Slow performance over 1000BaseLH->DWDM->1000BaseLH

Answered Question
Mar 22nd, 2010

All:

Have a real mind bender here.  We basically have a DWDM circuit connecting the two divisions of our company (about 2200Km's apart).  Recently, people have been complaining of slow performance, so finally we started investigating.  Our MRTG graphs show that this link sustains anywhere from 20-40Mb/s during peak hours, bi-directionally.  The DWDM itself is setup as 622Mb/s.  Basically the connectivity is Cat6509w/sup720, 1000Base-LH->DWDM->1000Base-LH Cat6509w/sup 720.

The DWDM circuit was recently brought down and tested out at 622Mb/s using exfo testsets.

Now here's the weird thing.  Regardless of where we connect (on the switch, from another switch, either side of the firewall, directly accross the link from each end-point switch) and try a transfer (either using tftp, ttcp, ftp, etc...), it seems any and all transfers want to max out at 12Mb/s. Yet obviously, multiple transfers can be run (due to the sustained aggregate rate on the interface) and will all max out at this speed.

Sounds like microflow policing right... but according to the data transport guys, it's all nortel gear on the DWDM, and none of the gear has the ability to traffic-shape/rate, not to mention the fact that the exfo's achieved 622Mb/s....

Thoroughly confused at this point... any help would be appreciated..

Are there any known issues with 1000Base-LH transcievers on WS-6416-GBIC modules, with sup 720's, etc...?

I have this problem too.
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Correct Answer by Giuseppe Larosa about 6 years 8 months ago

Hello Bshellrude,

you have a 2200 km fiber span over DWDM.

propagation delay plays a role here.

>> Regardless of where we connect (on the switch, from another switch,  either side of the firewall, directly accross the link from each  end-point switch) and try a transfer (either using tftp, ttcp, ftp,  etc...), it seems any and all transfers want to max out at 12Mb/s. Yet  obviously, multiple transfers can be run (due to the sustained aggregate  rate on the interface) and will all max out at this speed.

TCP sliding window size if not using extended window (RFC 1323)  is only 65,535 octets.

So one side sends over the TCP session then has to wait for an ACK from receiver.

see

http://www.psc.edu/networking/projects/tcptune/

what counts is the called BW*delay product.

>> Sounds like microflow policing right..

similar but caused by propagation delay.

We have had similar complains from server people on a POS 622 link over a 700 km span, and by using two linux boxes with extended TCP window active performance became far better.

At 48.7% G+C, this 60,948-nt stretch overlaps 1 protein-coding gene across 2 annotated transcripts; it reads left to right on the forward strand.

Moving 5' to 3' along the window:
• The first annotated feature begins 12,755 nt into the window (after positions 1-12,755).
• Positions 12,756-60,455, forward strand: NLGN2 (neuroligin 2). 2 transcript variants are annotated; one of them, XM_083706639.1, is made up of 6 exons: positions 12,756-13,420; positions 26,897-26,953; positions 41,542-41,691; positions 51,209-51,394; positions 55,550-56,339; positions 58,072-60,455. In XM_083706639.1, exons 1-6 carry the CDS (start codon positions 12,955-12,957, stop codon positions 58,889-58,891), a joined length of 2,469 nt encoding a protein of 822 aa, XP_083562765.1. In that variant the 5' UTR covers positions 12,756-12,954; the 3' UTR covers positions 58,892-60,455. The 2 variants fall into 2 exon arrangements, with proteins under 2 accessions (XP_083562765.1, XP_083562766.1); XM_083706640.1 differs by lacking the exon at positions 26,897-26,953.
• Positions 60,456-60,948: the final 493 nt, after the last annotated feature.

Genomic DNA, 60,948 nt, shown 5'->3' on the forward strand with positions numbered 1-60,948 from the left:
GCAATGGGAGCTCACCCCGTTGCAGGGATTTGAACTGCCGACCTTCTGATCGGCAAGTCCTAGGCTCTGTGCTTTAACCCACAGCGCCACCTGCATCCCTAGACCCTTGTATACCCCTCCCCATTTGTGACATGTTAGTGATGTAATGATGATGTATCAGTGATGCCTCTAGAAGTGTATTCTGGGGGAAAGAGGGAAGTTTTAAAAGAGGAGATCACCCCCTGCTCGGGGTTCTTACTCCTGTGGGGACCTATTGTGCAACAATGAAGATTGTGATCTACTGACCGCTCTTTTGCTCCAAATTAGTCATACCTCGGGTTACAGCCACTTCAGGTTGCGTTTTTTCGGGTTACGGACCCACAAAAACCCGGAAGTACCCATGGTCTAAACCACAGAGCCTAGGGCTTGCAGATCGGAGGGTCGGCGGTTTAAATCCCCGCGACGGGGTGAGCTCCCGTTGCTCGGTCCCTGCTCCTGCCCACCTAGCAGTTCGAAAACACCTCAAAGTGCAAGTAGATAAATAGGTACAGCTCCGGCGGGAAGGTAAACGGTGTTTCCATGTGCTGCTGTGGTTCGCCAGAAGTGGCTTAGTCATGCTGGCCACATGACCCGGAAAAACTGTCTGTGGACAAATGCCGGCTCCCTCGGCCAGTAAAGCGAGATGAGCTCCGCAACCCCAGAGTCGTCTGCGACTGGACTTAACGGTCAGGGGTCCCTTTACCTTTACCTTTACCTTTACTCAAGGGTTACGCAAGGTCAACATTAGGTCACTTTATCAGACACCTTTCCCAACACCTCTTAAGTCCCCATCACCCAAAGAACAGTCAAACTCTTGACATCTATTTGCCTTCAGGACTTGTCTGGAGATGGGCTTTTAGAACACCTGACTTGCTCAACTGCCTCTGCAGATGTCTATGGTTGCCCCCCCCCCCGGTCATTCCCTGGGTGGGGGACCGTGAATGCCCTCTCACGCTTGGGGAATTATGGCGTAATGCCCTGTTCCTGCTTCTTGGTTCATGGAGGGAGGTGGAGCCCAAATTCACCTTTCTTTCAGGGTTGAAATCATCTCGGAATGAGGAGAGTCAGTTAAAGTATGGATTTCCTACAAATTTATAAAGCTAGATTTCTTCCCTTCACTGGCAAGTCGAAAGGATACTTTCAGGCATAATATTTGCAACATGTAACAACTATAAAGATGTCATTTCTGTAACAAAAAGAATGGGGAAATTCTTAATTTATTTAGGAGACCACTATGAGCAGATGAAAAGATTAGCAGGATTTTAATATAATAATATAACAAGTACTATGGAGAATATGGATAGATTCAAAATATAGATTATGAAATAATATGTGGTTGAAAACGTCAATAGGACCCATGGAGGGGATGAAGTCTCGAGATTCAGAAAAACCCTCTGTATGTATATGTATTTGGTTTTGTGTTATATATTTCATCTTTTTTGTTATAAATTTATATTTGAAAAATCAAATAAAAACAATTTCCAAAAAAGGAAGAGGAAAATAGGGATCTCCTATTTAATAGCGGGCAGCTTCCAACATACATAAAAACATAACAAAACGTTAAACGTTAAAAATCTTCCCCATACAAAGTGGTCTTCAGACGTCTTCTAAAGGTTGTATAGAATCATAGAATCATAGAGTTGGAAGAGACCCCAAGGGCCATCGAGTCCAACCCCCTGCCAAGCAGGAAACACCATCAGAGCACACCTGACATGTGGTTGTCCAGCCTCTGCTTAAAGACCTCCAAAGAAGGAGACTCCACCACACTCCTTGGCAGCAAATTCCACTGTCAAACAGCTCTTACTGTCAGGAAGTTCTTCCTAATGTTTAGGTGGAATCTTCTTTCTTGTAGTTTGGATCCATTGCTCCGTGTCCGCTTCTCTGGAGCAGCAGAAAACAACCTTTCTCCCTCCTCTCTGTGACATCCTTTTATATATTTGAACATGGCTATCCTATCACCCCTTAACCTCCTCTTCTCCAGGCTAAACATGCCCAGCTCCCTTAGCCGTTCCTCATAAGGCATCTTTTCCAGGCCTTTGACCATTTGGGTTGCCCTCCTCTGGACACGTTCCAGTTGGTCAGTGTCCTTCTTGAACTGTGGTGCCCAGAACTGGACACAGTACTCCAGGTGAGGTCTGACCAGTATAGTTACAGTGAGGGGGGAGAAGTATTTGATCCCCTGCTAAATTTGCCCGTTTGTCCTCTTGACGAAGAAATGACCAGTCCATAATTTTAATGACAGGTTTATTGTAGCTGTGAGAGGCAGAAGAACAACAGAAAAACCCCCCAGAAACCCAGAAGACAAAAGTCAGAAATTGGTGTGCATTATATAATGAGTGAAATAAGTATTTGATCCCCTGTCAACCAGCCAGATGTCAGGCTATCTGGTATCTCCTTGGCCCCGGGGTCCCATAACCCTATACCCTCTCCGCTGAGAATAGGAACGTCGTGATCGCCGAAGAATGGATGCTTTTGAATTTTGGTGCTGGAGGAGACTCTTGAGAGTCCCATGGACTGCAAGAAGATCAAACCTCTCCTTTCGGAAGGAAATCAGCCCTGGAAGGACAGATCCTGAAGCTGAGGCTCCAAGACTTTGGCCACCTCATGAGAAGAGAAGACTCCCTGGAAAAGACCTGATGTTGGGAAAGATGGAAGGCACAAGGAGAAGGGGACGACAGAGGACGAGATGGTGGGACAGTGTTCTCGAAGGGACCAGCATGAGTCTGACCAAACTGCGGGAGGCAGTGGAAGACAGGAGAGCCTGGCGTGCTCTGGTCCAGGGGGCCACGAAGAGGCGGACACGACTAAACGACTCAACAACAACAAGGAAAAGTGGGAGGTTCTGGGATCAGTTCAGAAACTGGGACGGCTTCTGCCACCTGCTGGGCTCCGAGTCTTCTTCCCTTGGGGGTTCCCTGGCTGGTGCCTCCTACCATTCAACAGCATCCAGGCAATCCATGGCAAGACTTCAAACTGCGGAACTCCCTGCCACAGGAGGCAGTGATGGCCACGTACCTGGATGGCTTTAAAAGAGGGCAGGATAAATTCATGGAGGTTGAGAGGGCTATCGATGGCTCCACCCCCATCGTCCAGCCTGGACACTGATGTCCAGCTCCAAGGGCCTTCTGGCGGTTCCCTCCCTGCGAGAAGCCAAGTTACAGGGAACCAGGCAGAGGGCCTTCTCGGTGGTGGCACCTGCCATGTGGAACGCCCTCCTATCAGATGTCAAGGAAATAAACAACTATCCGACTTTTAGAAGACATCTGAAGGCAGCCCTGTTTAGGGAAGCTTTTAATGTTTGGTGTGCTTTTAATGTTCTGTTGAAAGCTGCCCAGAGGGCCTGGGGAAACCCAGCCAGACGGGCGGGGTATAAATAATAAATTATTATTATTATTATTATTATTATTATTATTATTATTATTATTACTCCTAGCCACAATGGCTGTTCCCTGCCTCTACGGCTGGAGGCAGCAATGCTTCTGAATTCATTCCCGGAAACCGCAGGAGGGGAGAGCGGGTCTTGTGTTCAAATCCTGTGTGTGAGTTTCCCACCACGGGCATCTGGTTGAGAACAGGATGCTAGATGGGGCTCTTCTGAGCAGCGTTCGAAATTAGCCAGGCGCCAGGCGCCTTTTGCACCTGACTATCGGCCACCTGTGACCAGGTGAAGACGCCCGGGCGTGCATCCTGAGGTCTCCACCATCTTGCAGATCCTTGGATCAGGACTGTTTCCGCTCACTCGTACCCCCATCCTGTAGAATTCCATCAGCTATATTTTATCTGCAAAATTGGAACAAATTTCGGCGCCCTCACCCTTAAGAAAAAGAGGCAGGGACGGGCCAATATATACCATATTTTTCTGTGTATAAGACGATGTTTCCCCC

Hope to help

Giuseppe

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Correct Answer
Giuseppe Larosa Mon, 03/22/2010 - 13:50

Hello Bshellrude,

you have a 2200 km fiber span over DWDM.

propagation delay plays a role here.

>> Regardless of where we connect (on the switch, from another switch,  either side of the firewall, directly accross the link from each  end-point switch) and try a transfer (either using tftp, ttcp, ftp,  etc...), it seems any and all transfers want to max out at 12Mb/s. Yet  obviously, multiple transfers can be run (due to the sustained aggregate  rate on the interface) and will all max out at this speed.

TCP sliding window size if not using extended window (RFC 1323)  is only 65,535 octets.

So one side sends over the TCP session then has to wait for an ACK from receiver.

see

http://www.psc.edu/networking/projects/tcptune/

what counts is the called BW*delay product.

>> Sounds like microflow policing right..

similar but caused by propagation delay.

We have had similar complains from server people on a POS 622 link over a 700 km span, and by using two linux boxes with extended TCP window active performance became far better.

Hope to help

Giuseppe

bshellrude Tue, 03/23/2010 - 14:27

Thanks for the Reply.

You hit that nail square on the head!!!  Did some tests today, modified window size on two hosts on either side and performed a transfer... immediate and total improvement.

So now to find a graceful solution to fix it globally.

Thanks again!!

Giuseppe Larosa Tue, 03/23/2010 - 23:26

Hello,

>> So now to find a graceful solution to fix it globally.

all involved hosts TCP/IP stacks need to be tuned for using extended TCP window

network devices cannot help in this case.

Hope to help

Giuseppe

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